...@@ -765,6 +798,11 @@ data ScEnv = SCE { sc_dflags :: DynFlags, ...@@ -765,6 +798,11 @@ data ScEnv = SCE { sc_dflags :: DynFlags,
sc_recursive :: Int, -- Max # of specialisations over recursive type. sc_recursive :: Int, -- Max # of specialisations over recursive type.
-- Stops ForceSpecConstr from diverging. -- Stops ForceSpecConstr from diverging.
sc_keen :: Bool, -- Specialise on arguments that are known
-- constructors, even if they are not
-- scrutinised in the body. See
-- Note [Making SpecConstr keener]
sc_force :: Bool, -- Force specialisation? sc_force :: Bool, -- Force specialisation?
-- See Note [Forcing specialisation] -- See Note [Forcing specialisation]
...@@ -807,6 +845,7 @@ initScEnv dflags this_mod anns ...@@ -807,6 +845,7 @@ initScEnv dflags this_mod anns
sc_size = specConstrThreshold dflags, sc_size = specConstrThreshold dflags,
sc_count = specConstrCount dflags, sc_count = specConstrCount dflags,
sc_recursive = specConstrRecursive dflags, sc_recursive = specConstrRecursive dflags,
sc_keen = gopt Opt_SpecConstrKeen dflags,
sc_force = False, sc_force = False,
sc_subst = emptySubst, sc_subst = emptySubst,
sc_how_bound = emptyVarEnv, sc_how_bound = emptyVarEnv,
...@@ -1976,11 +2015,12 @@ argToPat env in_scope val_env arg arg_occ ...@@ -1976,11 +2015,12 @@ argToPat env in_scope val_env arg arg_occ
mkConApp dc (ty_args ++ args')) } mkConApp dc (ty_args ++ args')) }
where where
mb_scrut dc = case arg_occ of mb_scrut dc = case arg_occ of
ScrutOcc bs ScrutOcc bs | Just occs <- lookupUFM bs dc
| Just occs <- lookupUFM bs dc -> Just (occs) -- See Note [Reboxing]
-> Just (occs) -- See Note [Reboxing] _other | sc_force env || sc_keen env
_other | sc_force env -> Just (repeat UnkOcc) -> Just (repeat UnkOcc)
| otherwise -> Nothing | otherwise
-> Nothing
-- Check if the argument is a variable that -- Check if the argument is a variable that
-- (a) is used in an interesting way in the function body -- (a) is used in an interesting way in the function body
...@@ -1989,6 +2029,9 @@ argToPat env in_scope val_env arg arg_occ ...@@ -1989,6 +2029,9 @@ argToPat env in_scope val_env arg arg_occ
argToPat env in_scope val_env (Var v) arg_occ argToPat env in_scope val_env (Var v) arg_occ
| sc_force env || case arg_occ of { UnkOcc -> False; _other -> True }, -- (a) | sc_force env || case arg_occ of { UnkOcc -> False; _other -> True }, -- (a)
is_value, -- (b) is_value, -- (b)
-- Ignoring sc_keen here to avoid gratuitously incurring Note [Reboxing]
-- So sc_keen focused just on f (I# x), where we have freshly-allocated
-- box that we can eliminate in the caller
not (ignoreType env (varType v)) not (ignoreType env (varType v))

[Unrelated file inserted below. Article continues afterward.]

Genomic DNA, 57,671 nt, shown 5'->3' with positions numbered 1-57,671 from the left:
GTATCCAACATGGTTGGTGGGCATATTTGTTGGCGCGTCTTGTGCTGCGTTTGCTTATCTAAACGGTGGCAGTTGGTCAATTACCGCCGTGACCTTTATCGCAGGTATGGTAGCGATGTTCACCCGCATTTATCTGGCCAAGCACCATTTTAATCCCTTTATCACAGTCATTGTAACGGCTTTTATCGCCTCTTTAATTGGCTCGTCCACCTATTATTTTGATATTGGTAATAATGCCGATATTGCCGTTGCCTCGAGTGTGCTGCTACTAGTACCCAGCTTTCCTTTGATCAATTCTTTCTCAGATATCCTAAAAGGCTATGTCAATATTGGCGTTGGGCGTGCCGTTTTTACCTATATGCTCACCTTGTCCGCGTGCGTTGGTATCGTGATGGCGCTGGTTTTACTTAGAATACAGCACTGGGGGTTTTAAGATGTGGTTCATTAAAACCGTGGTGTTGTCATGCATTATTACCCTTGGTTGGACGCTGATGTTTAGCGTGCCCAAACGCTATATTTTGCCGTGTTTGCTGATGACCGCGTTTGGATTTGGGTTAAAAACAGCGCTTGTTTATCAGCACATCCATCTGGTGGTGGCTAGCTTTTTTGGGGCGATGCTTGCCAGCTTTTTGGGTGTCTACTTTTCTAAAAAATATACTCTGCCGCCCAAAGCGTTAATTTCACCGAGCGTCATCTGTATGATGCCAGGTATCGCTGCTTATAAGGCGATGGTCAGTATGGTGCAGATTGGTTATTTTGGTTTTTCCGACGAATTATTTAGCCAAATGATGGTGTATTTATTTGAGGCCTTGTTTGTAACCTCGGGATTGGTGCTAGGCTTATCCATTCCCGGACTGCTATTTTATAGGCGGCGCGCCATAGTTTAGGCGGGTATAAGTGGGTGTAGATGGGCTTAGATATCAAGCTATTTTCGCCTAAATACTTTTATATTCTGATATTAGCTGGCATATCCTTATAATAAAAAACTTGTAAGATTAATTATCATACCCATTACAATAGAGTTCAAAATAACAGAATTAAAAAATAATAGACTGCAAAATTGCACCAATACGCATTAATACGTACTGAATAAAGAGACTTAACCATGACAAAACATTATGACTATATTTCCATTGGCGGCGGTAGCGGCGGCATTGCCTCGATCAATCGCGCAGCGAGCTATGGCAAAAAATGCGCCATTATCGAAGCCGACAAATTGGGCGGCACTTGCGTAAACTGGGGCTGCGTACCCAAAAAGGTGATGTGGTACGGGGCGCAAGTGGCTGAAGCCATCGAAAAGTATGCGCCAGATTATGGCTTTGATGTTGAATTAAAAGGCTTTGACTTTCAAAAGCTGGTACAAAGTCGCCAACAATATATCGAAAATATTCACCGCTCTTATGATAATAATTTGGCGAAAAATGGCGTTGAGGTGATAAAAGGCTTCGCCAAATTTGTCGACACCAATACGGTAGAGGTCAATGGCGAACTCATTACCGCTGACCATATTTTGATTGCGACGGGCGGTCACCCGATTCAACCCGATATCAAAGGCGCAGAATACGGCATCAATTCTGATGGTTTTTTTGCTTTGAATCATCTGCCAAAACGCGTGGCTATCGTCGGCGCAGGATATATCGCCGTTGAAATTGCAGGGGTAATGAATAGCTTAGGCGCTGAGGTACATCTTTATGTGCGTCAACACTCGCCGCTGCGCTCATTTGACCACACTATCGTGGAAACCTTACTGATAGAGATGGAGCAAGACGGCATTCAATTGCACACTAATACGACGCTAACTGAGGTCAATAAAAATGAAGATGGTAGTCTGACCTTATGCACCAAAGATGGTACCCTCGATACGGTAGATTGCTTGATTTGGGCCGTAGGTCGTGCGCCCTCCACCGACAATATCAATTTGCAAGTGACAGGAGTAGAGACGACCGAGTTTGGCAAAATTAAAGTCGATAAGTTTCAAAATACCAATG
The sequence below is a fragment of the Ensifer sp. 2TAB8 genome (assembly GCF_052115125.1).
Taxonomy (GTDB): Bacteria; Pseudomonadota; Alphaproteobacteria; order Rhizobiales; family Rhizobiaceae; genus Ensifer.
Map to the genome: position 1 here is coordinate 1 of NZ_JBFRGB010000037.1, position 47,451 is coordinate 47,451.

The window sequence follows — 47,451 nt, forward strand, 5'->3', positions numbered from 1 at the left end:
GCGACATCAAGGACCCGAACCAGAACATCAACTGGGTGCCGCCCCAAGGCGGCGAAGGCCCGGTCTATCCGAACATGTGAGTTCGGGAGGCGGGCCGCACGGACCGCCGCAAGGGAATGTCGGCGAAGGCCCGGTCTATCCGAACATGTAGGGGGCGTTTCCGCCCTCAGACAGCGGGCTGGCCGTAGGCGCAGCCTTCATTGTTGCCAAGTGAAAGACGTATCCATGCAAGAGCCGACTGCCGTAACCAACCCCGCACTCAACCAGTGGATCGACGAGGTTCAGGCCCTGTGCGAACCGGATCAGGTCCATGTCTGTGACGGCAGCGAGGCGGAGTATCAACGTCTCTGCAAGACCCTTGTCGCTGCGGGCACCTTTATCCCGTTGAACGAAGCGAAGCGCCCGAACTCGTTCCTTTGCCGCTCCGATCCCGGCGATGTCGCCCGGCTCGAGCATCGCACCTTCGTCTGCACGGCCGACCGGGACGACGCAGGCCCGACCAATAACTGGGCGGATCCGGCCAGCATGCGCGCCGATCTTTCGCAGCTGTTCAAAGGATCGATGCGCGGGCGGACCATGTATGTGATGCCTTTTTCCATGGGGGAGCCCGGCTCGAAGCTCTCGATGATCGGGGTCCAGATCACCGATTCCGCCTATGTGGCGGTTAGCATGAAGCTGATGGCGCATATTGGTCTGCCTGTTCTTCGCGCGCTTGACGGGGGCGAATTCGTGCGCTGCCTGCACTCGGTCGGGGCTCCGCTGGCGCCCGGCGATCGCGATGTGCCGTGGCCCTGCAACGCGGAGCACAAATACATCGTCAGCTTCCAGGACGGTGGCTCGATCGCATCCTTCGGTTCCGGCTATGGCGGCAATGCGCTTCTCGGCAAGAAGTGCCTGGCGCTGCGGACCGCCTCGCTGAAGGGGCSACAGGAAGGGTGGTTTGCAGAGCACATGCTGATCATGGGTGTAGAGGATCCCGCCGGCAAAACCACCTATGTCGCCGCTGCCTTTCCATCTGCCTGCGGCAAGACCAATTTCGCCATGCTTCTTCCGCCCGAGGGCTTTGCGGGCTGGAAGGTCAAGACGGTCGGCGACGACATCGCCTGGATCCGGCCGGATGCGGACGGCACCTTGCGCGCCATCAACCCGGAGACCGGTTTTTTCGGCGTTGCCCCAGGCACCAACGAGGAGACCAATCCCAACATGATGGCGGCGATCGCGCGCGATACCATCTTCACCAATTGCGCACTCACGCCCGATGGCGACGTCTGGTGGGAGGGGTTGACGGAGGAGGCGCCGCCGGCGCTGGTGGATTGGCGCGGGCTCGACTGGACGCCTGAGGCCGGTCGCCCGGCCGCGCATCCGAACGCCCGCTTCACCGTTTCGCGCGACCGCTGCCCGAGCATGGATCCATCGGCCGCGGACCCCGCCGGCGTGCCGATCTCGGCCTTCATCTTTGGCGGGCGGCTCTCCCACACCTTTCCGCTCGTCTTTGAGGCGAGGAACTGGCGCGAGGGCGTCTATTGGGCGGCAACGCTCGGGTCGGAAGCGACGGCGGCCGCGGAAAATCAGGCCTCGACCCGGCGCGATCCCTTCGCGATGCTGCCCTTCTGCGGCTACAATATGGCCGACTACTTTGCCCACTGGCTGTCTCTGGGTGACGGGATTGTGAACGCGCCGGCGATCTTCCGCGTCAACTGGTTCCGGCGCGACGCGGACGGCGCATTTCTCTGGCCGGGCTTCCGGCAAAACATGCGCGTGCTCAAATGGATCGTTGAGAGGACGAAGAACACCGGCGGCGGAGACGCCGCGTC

= return (True, Var v) = return (True, Var v)
where where
......
...@@ -522,7 +522,7 @@ list. ...@@ -522,7 +522,7 @@ list.
Turn on call-pattern specialisation; see `Call-pattern specialisation for Turn on call-pattern specialisation; see `Call-pattern specialisation for
Haskell programs Haskell programs
<http://research.microsoft.com/en-us/um/people/simonpj/papers/spec-constr/index.htm>`__. <https://www.microsoft.com/en-us/research/publication/system-f-with-type-equality-coercions-2/>`__.
This optimisation specializes recursive functions according to their This optimisation specializes recursive functions according to their
argument "shapes". This is best explained by example so consider: :: argument "shapes". This is best explained by example so consider: ::
...@@ -580,6 +580,16 @@ list. ...@@ -580,6 +580,16 @@ list.
body directly, allowing heavy specialisation over the recursive body directly, allowing heavy specialisation over the recursive
cases. cases.
.. ghc-flag:: -fspec-constr-keen
:default: off
If this flag is on, call-patten specialision will specialise a call
``(f (Just x))`` with an explicit constructor agument, even if the argument
is not scrutinised in the body of the function. This is sometimes
beneficial; e.g. the argument might be given to some other function
that can itself be specialised.
.. ghc-flag:: -fspec-constr-count=<n> .. ghc-flag:: -fspec-constr-count=<n>
:default: 3 :default: 3
......
...@@ -462,7 +462,9 @@ test('T9339', ...@@ -462,7 +462,9 @@ test('T9339',
# 2016-08-17: 50728 Join points (#12988) # 2016-08-17: 50728 Join points (#12988)
only_ways(['normal'])], only_ways(['normal'])],
compile_and_run, compile_and_run,
['-O2']) ['-O2 -fspec-constr-keen'])
# For the -fspec-constr-keen see Note [Making SpecConstr keener] in SpecConstr
test('T8472', test('T8472',
[stats_num_field('bytes allocated', [stats_num_field('bytes allocated',
......